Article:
Can Hyflux Ltd Transform Itself Into A Consumer Company?

Hyflux Ltd (SGX: 600), one of the few companies in Singapore’s stock market that deals with water-related technologies and facilities, released its latest earnings results just two weeks ago.

The results were for the first-half of 2016. During that period, the company’s profit fell drastically by 69% to S$9.9 million despite seeing its revenue more than triple from S$155 million a year ago to S$508 million.

Due to the nature of its business model, with a large percentage of revenue coming from engineering, procurement, and construction (EPC) jobs, Hyflux’s revenues and profits have been volatile. For investors, this presents a challenge as it is difficult to forecast the profitability of the company.

But, all these might change in the future as Hyflux enters the consumer staples industry by selling bottled drinking water. Production of the company’s ELO-branded bottled drinking water is expected to start in Singapore in the third-quarter this year.

Back in November 2015, Hyflux had bought a minority stake in Kaqun Europe, a consumer water technology company. The deal also involved Hyflux and Kaqun Europe working together in a 70-30 joint venture to manufacture, sell, market, and distribute the ELO brand of drinking water in the Asia-Pacific, Middle East, and Africa regions.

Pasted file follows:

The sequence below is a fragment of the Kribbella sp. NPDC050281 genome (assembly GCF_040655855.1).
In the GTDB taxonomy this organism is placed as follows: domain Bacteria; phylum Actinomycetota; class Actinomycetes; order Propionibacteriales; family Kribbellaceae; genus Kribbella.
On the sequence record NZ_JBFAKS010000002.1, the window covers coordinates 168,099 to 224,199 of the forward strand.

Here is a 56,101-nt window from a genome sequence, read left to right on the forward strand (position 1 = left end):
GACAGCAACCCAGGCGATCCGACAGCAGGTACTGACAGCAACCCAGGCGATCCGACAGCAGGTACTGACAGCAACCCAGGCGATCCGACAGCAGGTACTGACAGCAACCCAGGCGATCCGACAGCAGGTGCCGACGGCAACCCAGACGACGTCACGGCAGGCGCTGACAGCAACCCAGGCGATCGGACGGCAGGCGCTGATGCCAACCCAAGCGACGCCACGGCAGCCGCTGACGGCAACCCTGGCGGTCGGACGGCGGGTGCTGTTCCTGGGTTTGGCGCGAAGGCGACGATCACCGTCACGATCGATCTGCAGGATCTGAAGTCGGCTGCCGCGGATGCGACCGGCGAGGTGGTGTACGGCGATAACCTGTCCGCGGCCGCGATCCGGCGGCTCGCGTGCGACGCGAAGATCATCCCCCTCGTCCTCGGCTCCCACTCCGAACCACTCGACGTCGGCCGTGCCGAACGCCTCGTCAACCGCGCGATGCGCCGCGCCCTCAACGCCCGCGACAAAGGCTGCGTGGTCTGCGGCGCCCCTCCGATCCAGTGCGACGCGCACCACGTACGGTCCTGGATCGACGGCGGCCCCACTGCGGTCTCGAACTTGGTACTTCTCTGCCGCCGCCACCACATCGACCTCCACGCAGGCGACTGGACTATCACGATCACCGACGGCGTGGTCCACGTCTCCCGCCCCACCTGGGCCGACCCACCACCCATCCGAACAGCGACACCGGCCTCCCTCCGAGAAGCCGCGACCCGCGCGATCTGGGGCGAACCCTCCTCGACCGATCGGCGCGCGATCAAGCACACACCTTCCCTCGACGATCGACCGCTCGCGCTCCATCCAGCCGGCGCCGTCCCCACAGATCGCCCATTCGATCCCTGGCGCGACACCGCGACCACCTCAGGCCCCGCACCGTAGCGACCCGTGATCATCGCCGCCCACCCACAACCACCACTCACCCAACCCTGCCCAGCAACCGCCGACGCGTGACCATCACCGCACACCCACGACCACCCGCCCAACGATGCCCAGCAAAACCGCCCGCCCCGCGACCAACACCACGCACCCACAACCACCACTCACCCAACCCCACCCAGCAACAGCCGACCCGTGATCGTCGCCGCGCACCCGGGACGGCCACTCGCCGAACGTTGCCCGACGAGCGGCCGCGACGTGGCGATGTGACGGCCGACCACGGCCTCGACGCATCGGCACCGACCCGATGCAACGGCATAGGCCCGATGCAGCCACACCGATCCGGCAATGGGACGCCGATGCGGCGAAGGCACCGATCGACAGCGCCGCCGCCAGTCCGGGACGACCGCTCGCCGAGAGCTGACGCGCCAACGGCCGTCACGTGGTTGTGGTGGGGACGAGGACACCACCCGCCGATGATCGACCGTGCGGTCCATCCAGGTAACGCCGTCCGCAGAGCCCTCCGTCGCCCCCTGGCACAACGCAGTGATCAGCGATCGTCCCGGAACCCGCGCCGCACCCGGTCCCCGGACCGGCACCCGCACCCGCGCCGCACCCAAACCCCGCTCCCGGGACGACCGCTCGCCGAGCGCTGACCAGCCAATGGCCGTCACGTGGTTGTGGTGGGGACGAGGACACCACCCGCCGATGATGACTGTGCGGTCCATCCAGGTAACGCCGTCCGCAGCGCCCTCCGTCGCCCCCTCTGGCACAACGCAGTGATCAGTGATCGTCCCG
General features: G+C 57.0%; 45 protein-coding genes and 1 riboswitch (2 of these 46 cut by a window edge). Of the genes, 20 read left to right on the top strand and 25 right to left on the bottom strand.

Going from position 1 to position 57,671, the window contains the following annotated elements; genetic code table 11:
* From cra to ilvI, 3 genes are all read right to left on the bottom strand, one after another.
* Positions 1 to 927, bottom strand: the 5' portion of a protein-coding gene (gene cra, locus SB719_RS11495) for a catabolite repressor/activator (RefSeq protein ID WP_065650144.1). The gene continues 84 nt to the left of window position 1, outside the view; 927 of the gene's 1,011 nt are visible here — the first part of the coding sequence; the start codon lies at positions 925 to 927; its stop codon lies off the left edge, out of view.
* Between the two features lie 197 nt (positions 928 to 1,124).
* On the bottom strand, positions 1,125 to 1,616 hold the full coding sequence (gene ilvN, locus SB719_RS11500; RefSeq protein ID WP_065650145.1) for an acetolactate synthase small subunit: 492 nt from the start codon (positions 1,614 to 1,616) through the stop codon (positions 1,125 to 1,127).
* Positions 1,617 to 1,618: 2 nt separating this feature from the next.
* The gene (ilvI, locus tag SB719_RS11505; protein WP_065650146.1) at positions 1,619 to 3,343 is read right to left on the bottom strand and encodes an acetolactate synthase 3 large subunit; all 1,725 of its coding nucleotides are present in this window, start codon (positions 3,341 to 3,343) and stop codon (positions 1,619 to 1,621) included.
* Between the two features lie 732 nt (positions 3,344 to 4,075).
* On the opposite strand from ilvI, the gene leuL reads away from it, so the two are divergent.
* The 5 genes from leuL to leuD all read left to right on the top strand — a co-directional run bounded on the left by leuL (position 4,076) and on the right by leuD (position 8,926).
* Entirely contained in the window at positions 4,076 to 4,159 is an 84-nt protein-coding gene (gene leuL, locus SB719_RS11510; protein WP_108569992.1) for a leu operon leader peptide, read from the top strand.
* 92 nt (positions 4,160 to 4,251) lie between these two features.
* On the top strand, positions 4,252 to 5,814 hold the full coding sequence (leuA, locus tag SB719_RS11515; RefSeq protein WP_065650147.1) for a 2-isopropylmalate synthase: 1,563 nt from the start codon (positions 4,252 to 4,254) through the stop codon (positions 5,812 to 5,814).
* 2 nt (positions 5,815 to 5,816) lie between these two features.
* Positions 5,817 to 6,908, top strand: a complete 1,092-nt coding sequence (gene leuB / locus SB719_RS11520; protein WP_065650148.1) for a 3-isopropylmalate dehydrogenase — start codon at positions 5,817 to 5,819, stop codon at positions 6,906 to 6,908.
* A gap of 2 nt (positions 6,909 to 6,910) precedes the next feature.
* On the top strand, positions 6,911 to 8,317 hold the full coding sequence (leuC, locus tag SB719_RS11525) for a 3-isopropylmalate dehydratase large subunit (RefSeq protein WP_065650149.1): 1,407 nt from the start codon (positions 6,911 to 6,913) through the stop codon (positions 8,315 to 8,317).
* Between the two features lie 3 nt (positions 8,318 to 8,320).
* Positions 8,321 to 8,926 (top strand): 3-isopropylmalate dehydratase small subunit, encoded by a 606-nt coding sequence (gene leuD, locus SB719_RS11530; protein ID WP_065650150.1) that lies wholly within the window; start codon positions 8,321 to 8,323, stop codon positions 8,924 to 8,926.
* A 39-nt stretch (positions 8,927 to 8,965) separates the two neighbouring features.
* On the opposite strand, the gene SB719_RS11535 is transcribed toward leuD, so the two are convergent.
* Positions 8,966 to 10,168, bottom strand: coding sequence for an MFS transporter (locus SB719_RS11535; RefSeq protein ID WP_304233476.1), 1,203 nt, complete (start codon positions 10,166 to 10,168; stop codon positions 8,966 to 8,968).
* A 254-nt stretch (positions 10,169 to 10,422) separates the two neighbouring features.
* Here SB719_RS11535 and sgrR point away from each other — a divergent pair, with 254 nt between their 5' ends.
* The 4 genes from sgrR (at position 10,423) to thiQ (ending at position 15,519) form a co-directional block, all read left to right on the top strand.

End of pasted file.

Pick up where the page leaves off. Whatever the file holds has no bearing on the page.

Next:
ELO is marketed as a premium bottled-water brand with health benefits. According to its website, ELO is a “special oxygen-rich water that nourishes the body from within…” This bottled drink does not come cheap though – ELO’s website listed a price of S$63.80 for just six 240ml bottles.

From its brand positioning, ELO might not be a mass market product but instead, a niche health product. Hyflux chief executive Olivia Lum has commented that she is optimistic about the potential of the ELO business.

This marks a new direction for Hyflux and has the potential to push the company toward a more consumer-driven business model rather than its current project-based B2B model. But, given the niche position of the product and Hyflux’s lack of branding and distribution experience, it is still too early to know how successful this new venture might be for the company.

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The information provided is for general information purposes only and is not intended to be personalised investment or financial advice. Motley Fool Singapore writer Stanley Lim doesn't own shares in any companies mentioned.